Some of the most heated debate over the past year surrounded the proposed sale of the Harley Clarke mansion, located on public, lakefront property at 2603 Sheridan Rd.
Facing mounting opposition from the public, Evanston aldermen ultimately voted not to sell the mansion to Jennifer Pritzker, who had planned to turn it into a boutique hotel.
For many of the sale’s most vocal opponents, however, the question remained: how could they prevent the city from doing something similar in the future?
Members of the group NoParkSale.org will host a meeting this Wednesday to discuss the pros and cons of a lakefront protection ordinance, according to the Central Street Neighbors group.
Speakers include Ramona Mehrer, Jeannie Lindwall and Cameron Davis. The meeting takes place at 7 p.m. Wednesday, Oct. 23, in room 2404 of the Evanston Civic Center, 2100 Ridge.
Evanston already has a lakefront master plan, completed in 2008, which is designed to guide future projects along the lake.
According to the plan, the city’s overall vision for the lakefront is summed up this way: “The Evanston lakefront will carry forward as a unique and sustainable environment that supports the highest and best use of the public lake frontage and respects the delicate balance of its natural ecosystems and user interest.”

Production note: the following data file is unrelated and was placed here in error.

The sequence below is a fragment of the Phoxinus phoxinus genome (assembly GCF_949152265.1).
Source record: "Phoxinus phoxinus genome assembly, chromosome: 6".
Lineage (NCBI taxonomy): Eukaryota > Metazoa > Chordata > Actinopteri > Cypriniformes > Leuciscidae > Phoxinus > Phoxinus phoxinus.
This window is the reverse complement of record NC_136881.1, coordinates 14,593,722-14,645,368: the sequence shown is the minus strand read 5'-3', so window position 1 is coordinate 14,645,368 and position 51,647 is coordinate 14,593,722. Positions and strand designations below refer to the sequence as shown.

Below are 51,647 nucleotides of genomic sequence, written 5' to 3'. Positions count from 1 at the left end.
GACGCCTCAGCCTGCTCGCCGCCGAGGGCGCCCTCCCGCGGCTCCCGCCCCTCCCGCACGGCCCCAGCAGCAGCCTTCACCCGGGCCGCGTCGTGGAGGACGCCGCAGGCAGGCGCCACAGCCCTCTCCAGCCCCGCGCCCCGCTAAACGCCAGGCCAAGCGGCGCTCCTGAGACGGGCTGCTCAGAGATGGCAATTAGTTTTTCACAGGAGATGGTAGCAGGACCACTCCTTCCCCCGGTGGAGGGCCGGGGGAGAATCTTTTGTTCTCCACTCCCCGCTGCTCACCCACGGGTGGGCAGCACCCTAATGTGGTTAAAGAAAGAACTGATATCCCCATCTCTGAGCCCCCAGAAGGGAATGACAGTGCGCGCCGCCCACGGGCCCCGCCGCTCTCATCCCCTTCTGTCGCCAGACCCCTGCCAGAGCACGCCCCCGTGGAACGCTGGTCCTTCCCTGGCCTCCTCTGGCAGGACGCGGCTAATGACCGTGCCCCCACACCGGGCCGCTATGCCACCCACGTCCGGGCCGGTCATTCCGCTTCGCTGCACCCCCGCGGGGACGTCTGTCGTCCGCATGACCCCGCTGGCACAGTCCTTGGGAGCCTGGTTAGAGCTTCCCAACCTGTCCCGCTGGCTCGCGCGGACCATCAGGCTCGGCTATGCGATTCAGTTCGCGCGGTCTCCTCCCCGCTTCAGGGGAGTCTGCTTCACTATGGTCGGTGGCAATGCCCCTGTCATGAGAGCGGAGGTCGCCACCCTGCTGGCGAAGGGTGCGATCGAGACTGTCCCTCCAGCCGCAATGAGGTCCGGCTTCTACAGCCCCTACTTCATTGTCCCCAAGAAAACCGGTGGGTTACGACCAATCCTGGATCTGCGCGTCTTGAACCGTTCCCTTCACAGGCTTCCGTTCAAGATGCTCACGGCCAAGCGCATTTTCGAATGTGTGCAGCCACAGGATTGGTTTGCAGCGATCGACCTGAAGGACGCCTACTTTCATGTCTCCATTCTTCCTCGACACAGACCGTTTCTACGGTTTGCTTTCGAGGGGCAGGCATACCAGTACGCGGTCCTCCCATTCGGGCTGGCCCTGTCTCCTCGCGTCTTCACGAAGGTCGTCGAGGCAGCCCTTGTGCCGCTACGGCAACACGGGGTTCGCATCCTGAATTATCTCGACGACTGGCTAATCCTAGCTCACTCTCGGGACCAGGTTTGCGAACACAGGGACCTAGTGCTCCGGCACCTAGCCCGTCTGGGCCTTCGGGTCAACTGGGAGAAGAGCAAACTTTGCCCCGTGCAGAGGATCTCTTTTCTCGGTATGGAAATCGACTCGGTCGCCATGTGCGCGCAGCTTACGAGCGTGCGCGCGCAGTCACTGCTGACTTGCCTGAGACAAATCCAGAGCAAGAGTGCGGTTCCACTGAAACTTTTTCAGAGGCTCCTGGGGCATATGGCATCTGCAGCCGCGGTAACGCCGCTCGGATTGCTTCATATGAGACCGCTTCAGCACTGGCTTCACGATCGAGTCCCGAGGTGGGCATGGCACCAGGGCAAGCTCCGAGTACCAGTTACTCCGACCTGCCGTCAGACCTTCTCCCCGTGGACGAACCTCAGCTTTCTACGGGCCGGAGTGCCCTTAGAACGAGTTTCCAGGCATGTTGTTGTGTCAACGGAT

The plan document notes that Evanston’s lakefront is unique among north shore suburbs, given that most of the shoreline is open to the public—as it is in Chicago.
Historically, Chicago’s lakefront has been entirely open to the public, and the city enacted a lakefront protection ordinance in 1973, which created a special lakefront protection district. Under that ordinance, developers interested in building along the lake must complete a special application with the city of Chicago.